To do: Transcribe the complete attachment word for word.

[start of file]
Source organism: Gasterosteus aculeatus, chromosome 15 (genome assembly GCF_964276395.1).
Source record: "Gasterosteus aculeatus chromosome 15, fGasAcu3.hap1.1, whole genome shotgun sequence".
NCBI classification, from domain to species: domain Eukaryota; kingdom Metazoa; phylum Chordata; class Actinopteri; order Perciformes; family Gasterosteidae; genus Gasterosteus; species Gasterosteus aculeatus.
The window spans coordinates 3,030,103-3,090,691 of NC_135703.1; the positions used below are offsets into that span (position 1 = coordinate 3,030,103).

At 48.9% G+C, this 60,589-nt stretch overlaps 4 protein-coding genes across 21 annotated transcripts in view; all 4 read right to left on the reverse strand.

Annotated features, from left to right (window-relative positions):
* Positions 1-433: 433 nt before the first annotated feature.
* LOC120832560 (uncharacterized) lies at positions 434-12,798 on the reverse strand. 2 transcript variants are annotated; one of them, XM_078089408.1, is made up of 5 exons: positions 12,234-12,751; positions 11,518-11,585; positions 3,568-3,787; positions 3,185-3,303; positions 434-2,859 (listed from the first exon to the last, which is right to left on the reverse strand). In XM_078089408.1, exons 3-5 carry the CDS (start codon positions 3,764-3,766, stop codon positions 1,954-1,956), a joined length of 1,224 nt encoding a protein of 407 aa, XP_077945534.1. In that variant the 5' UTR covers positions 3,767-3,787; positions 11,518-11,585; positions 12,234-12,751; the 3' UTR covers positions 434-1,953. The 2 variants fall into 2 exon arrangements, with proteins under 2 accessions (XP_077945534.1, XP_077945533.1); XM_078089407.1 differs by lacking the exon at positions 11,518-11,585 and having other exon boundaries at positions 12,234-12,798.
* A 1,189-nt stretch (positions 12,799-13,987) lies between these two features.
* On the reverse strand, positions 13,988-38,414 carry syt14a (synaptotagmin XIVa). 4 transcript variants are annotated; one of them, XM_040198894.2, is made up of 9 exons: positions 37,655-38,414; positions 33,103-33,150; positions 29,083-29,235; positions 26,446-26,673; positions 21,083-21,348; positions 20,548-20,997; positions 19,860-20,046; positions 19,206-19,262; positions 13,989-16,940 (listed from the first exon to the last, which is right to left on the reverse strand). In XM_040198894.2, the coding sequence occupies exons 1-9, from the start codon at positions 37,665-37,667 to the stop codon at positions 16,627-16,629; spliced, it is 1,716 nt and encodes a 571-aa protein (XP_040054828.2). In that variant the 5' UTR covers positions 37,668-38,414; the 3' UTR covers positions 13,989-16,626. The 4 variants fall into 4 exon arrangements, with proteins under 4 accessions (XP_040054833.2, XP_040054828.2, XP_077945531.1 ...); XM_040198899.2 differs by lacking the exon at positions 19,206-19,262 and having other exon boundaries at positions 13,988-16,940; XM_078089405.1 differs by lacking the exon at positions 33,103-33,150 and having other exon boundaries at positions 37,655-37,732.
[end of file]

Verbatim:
Source organism: Gasterosteus aculeatus, chromosome 15 (genome assembly GCF_964276395.1).
Source record: "Gasterosteus aculeatus chromosome 15, fGasAcu3.hap1.1, whole genome shotgun sequence".
NCBI classification, from domain to species: domain Eukaryota; kingdom Metazoa; phylum Chordata; class Actinopteri; order Perciformes; family Gasterosteidae; genus Gasterosteus; species Gasterosteus aculeatus.
The window spans coordinates 3,030,103-3,090,691 of NC_135703.1; the positions used below are offsets into that span (position 1 = coordinate 3,030,103).

At 48.9% G+C, this 60,589-nt stretch overlaps 4 protein-coding genes across 21 annotated transcripts in view; all 4 read right to left on the reverse strand.

Annotated features, from left to right (window-relative positions):
* Positions 1-433: 433 nt before the first annotated feature.
* LOC120832560 (uncharacterized) lies at positions 434-12,798 on the reverse strand. 2 transcript variants are annotated; one of them, XM_078089408.1, is made up of 5 exons: positions 12,234-12,751; positions 11,518-11,585; positions 3,568-3,787; positions 3,185-3,303; positions 434-2,859 (listed from the first exon to the last, which is right to left on the reverse strand). In XM_078089408.1, exons 3-5 carry the CDS (start codon positions 3,764-3,766, stop codon positions 1,954-1,956), a joined length of 1,224 nt encoding a protein of 407 aa, XP_077945534.1. In that variant the 5' UTR covers positions 3,767-3,787; positions 11,518-11,585; positions 12,234-12,751; the 3' UTR covers positions 434-1,953. The 2 variants fall into 2 exon arrangements, with proteins under 2 accessions (XP_077945534.1, XP_077945533.1); XM_078089407.1 differs by lacking the exon at positions 11,518-11,585 and having other exon boundaries at positions 12,234-12,798.
* A 1,189-nt stretch (positions 12,799-13,987) lies between these two features.
* On the reverse strand, positions 13,988-38,414 carry syt14a (synaptotagmin XIVa). 4 transcript variants are annotated; one of them, XM_040198894.2, is made up of 9 exons: positions 37,655-38,414; positions 33,103-33,150; positions 29,083-29,235; positions 26,446-26,673; positions 21,083-21,348; positions 20,548-20,997; positions 19,860-20,046; positions 19,206-19,262; positions 13,989-16,940 (listed from the first exon to the last, which is right to left on the reverse strand). In XM_040198894.2, the coding sequence occupies exons 1-9, from the start codon at positions 37,665-37,667 to the stop codon at positions 16,627-16,629; spliced, it is 1,716 nt and encodes a 571-aa protein (XP_040054828.2). In that variant the 5' UTR covers positions 37,668-38,414; the 3' UTR covers positions 13,989-16,626. The 4 variants fall into 4 exon arrangements, with proteins under 4 accessions (XP_040054833.2, XP_040054828.2, XP_077945531.1 ...); XM_040198899.2 differs by lacking the exon at positions 19,206-19,262 and having other exon boundaries at positions 13,988-16,940; XM_078089405.1 differs by lacking the exon at positions 33,103-33,150 and having other exon boundaries at positions 37,655-37,732.